–To change the world, we must first change ourselves.–
Harvey had to leave. He lost everything he owned. He moved out to the West Desert to live with a mountain man friend who lives in a teepee. He said he would do fine, but worried about staying warm enough and getting enough to eat in the freezing winters. I worried for him, too. I did what I could to help Harvey, examining legal documents, but it was too late.
The children were so sad to have to say good-bye to Harvey and his animals, especially Lucy and Charlie. All his animals are gone except for a couple of Peacocks. They call out at night with a lonely, despairing cry which fills me with sadness. Harvie gave me two Jungle Fowl, a rooster and a hen. They look like small chickens, but Harvey says they are very smart birds from the jungles of Mexico. The rooster is beautiful, with florescent blue, red, and brown feathers. The hen is very pretty. The two of them stay close to each other, and the rooster protects the little hen from the other chickens, never leaving her side. We hoped they wouldn’t die or fly away.
The petite jungle fowl turned out to be the mildest of hens. But the hatching of her chicks turned her into the fiercest of protecting mothers. As I approached to apprehend a stray chick, she attacked me through the wire wall, throwing herself at me claws first, like a hawk about to clasp its helpless prey with black talons. Frustrated by the wire, she strutted like an angry rooster, her wings lowered to the ground in an indignant expression and signaling her readiness to fight. I eased the chick through a crack in the door, then backed away to spare the hen needless stress while she ran to shoo her chick to safety.
When Harvey moved, part of the magic of the country left with him, and part of me felt dark and sad. Erin (8) was particularly disappointed. She adored Harvey, and thought of him as a beautiful man, despite his rough appearance.
“This isn’t right,” she declared. “I am going to change the world so that bad things like this don’t happen to good people.”
She moved quickly, braiding for Harvey a bouquet of dandelion flowers. He knelt down and smiled with his small blue eyes into hers, tears forming in the corners.
“Thank you,” he whispered, and then walked out the door.
I started showing Erin magazines about people who worked hard to make the world a better place. I read to her about one woman who lived for two years in the top of an ancient, 300-foot tall Redwood tree to save it from being cut down by loggers.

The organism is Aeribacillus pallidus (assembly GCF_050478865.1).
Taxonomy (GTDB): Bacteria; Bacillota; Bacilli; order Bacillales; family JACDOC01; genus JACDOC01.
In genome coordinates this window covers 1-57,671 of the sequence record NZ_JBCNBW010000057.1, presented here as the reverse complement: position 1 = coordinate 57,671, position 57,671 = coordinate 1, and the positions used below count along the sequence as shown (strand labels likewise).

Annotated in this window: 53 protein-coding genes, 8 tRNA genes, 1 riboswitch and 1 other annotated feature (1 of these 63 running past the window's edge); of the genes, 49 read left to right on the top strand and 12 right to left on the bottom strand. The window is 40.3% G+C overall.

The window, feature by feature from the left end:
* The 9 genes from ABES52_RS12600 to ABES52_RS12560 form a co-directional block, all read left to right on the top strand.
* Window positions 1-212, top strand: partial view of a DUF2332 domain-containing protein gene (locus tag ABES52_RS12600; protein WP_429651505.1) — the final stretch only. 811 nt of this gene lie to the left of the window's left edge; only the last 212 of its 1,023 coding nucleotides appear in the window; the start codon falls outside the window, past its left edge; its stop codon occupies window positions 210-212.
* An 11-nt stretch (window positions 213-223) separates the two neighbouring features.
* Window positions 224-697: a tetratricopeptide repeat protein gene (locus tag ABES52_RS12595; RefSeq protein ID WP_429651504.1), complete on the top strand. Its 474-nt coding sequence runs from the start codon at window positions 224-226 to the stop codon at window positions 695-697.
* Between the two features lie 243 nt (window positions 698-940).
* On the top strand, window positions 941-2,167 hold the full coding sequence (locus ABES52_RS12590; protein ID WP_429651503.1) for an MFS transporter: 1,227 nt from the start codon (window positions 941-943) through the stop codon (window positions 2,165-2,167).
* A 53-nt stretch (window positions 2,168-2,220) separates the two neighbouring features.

“Two years!” she exclaimed. “I wonder how she went to the bathroom?”
The logging company announced that it would save that tree and lots of others.
“She did it!” Erin exclaimed again.
I told her about other people who worked to save coral reefs, silver back gorillas, fresh water fish, the ozone layer, and endangered species. I read to her about scientists who marched through tropical forests collecting seeds from trees so that if the trees become extinct the seeds could be planted and bring the species back into existence. I told her about Rachel Carson’s Silent Spring, chronicling the excesses of the 1950 chemical industry, about DDT and soft bird egg shells and defoliating entire fields and poisoning lakes and fish to kill mosquitoes.
Angie told Erin one night, “The best way to save the world is to be kind. If you’re kind to one person, you will brighten their day, and then that person will want to be kind to someone else, and it goes on like that. You can’t change the world all at once, but you can change it one small step at a time.”
She encouraged Erin that if she sees someone that needs help, and she helps, she will have changed the world a little bit. If she resisted the temptation to scream at Laura, and show love instead, she will have made the world a better place.
“As you get older,” Angie went on, “you will learn how to make bigger differences for more people. Try not to worry about where to go or what to do to change the world. The opportunities will come to you. The world will come to you. And you will be there, ready. Just keep your heart in the right place.”